Crabtree, Harrell listed on College Football Hall of Fame ballot
Michael Crabtree and Graham Harrell were named to the Hall of Fame ballot for the first time Wednesday
LUBBOCK, Texas (NEWS RELEASE) - The National Football Foundation (NFF) tabbed Texas Tech greats Michael Crabtree and Graham Harrell to the ballot Wednesday for the 2022 class of the College Football Hall of Fame.
This is the first time on the national ballot for either Crabtree or Harrell, who combined to form one of the best passing-catching duos in school history during their Red Raider careers. They were two of 78 former players selected for possible induction Wednesday into the most prestigious society of former college football standouts.
Crabtree remains one of the top wide receivers all-time after becoming the first player in history to win the coveted Biletnikoff Award (nation’s top receiver, regardless of position) twice in a career. Crabtree was also a two-time All-Big 12 first team honoree and a two-time Unanimous All-American, making him the only Red Raider in school history to earn the distinction twice in a career.
Crabtree quickly found the national spotlight as a redshirt freshman in 2007 as he set the Texas Tech single-season marks as well as the NCAA freshman records for receptions (134), receiving yards (1,962) and receiving touchdowns (22). His impressive debut has not been matched since as he still ranks third all-time in NCAA history for single-season receiving yards and first among power-five receivers.
Crabtree followed with 1,165 yards and 19 touchdowns through the air as a sophomore en route to closing his Texas Tech tenure as the school’s all-time career leader in receiving yards (3,127) and touchdown catches (41). His mark for career receiving yards has since been snapped by Jakeem Grant, who totaled 3,289 yards over his four seasons (2011-15).
Almost every pass Crabtree caught over his two seasons came from the arm of Harrell, who torched opposing defenses to the tune of 15,793 passing yards over his Red Raider career. Harrell finished fourth in the 2008 Heisman Trophy voting, narrowly topping Crabtree, who was fifth overall after a memorable season that saw the Red Raiders finish 11-1 in the regular season and rise to No. 2 in the national polls.
Harrell was named the Sammy Baugh Trophy winner as a junior in 2007 before claiming the Johnny Unitas Award as well as AT&T All-America Player of the Year and Sporting News Co-Player of the Year honors in 2008. He was also tabbed a first team All-American by the AFCA following a 2008 season where he threw for 5,111 yards and 45 touchdowns.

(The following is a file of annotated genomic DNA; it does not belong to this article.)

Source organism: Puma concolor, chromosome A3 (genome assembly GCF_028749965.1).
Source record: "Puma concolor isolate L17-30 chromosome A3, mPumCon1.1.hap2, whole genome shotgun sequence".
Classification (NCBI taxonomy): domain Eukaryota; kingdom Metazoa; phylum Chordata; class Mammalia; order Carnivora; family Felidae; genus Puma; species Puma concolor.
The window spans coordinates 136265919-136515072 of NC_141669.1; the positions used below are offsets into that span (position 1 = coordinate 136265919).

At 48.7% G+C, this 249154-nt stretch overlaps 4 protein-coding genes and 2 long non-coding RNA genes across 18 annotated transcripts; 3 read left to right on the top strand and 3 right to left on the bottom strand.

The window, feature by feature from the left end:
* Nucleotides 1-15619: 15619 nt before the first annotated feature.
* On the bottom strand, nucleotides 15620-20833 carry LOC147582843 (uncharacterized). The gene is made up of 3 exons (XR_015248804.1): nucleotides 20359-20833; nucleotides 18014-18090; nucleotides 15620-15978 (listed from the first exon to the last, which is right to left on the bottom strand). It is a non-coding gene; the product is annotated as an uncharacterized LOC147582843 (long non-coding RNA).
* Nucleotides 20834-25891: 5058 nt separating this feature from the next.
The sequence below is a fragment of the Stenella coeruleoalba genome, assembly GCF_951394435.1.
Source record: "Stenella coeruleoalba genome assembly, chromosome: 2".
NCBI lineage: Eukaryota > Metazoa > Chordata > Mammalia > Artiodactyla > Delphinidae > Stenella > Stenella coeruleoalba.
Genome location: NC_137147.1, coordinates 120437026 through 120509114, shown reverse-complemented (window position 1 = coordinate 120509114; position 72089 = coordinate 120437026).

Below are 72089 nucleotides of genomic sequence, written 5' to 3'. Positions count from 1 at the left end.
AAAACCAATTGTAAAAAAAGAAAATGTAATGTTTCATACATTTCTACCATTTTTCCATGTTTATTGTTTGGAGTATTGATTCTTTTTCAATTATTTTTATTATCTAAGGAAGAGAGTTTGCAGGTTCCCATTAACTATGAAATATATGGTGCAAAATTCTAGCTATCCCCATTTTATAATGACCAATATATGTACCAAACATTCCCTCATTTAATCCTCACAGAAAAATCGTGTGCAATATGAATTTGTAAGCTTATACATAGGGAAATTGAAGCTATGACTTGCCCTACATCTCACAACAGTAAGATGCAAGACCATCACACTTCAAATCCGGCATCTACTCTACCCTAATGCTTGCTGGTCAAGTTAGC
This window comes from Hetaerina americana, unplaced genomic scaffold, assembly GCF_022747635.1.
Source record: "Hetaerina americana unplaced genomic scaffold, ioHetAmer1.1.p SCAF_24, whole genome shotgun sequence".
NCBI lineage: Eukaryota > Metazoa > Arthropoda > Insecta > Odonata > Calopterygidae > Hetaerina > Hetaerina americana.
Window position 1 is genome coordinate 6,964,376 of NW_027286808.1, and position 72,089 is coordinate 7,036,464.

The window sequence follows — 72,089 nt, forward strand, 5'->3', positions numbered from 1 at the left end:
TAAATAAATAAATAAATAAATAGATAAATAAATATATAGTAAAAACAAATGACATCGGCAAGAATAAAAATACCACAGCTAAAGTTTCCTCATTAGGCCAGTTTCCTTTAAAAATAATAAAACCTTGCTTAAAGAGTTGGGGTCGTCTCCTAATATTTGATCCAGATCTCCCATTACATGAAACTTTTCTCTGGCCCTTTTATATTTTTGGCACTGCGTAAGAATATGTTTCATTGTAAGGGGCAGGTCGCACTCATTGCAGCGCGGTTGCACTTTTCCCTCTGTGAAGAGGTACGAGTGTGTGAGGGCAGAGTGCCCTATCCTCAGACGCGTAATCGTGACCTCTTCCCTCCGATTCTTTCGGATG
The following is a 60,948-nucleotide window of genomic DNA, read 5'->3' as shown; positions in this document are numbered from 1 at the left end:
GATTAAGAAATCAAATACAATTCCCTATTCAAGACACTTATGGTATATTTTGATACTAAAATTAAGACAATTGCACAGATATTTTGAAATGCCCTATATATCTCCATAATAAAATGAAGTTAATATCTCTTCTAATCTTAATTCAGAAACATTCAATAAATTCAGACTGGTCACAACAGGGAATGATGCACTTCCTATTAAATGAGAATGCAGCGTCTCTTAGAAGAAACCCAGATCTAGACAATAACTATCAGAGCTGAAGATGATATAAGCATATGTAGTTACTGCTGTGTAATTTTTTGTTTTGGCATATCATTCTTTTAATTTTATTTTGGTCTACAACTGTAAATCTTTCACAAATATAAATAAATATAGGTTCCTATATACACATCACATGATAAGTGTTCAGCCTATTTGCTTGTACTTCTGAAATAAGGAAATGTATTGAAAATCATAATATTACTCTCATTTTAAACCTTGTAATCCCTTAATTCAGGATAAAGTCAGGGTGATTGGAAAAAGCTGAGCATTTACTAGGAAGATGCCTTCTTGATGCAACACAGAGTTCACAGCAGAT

Harrell previously threw for 5,705 yards through the air in 2007, which still trails only fellow Red Raider signal caller B.J. Symons for the most in NCAA history. To this day, Harrell remains Texas Tech’s career leader for passing yards, touchdown passes (134), pass attempts (2,062), completions (1,403), passing yards per game (350.9), 300-yard games (32) and 400-yard games (20). He still ranks third in NCAA history for career touchdown passes and fourth for career passing yards.
Crabtree and Harrell were both named to the 2020 Texas Tech Hall of Fame Class last summer and will be formally inducted this fall. Crabtree will also be enshrined in the Texas Tech Ring of Honor this season as he will become the sixth member of the prestigious club on Sept. 17, the night prior to the Florida International game.
The duo was joined on the ballot by a pair of former Red Raider head coaches in Jim Carlen (1970-74) and Pete Cawthon (1930-40). Carlen compiled a 37-20-2 record in his five seasons leading the Red Raiders, which was highlighted by an 11-1 campaign in 1973 that earned him National Coach of the Year honors. He was a three-time Southwest Conference Coach of the Year after leading Texas Tech to a bowl appearance in four of his five seasons.
Cawthon, meanwhile, boasts the highest winning percentage (.693) all-time by a Texas Tech head coach after he led the Red Raiders to four Border Conference titles over his 11 seasons. Cawthon, only the third head coach in program history, was 76-32-6 while leading the Red Raiders, which included a perfect 10-0 regular season in 1938 that resulted in the school’s first-ever Cotton Bowl appearance.
To be eligible for the College Football Hall of Fame ballot, players must have been the following: named a first team All-American by a major/national selector as recognized by the NCAA for its consensus All-America teams; played their last year of intercollegiate football at least 10 full seasons prior; played within the last 50 years; and cannot be currently playing professional football.
Coaches become eligible three full seasons after retirement or immediately following retirement provided he is at least 70 years of age. Active coaches become eligible at 75 years of age. Coaches are required to have been a head coach for a minimum of 10 years and coached at least 100 games with a .600 winning percentage.
Voting for the 2022 class will begin this week among more than 12,000 NFF members and current Hall of Famers. Votes will be tabulated and submitted to the NFF’s Honors Court, which will deliberate and select the class ahead of the official unveiling in early 2022.
Texas Tech currently has five former players enshrined in the College Football Hall of Fame in Atlanta as E.J. Holub was inducted in 1986 followed by Donny Anderson in 1989, Dave Parks in 2008 and Gabe Rivera in 2012. Zach Thomas became Texas Tech’s most recent inductee as part of the 2015 class.
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